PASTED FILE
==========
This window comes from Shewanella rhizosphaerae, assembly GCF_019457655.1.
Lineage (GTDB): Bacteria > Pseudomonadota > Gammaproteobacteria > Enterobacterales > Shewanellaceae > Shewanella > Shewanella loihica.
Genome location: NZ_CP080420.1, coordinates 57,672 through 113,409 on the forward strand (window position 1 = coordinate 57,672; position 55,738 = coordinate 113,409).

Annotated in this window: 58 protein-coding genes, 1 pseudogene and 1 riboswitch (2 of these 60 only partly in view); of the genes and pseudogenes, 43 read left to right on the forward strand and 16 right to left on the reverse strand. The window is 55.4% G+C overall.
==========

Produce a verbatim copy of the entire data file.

This window comes from Shewanella rhizosphaerae, assembly GCF_019457655.1.
Lineage (GTDB): Bacteria > Pseudomonadota > Gammaproteobacteria > Enterobacterales > Shewanellaceae > Shewanella > Shewanella loihica.
Genome location: NZ_CP080420.1, coordinates 57,672 through 113,409 on the forward strand (window position 1 = coordinate 57,672; position 55,738 = coordinate 113,409).

Annotated in this window: 58 protein-coding genes, 1 pseudogene and 1 riboswitch (2 of these 60 only partly in view); of the genes and pseudogenes, 43 read left to right on the forward strand and 16 right to left on the reverse strand. The window is 55.4% G+C overall.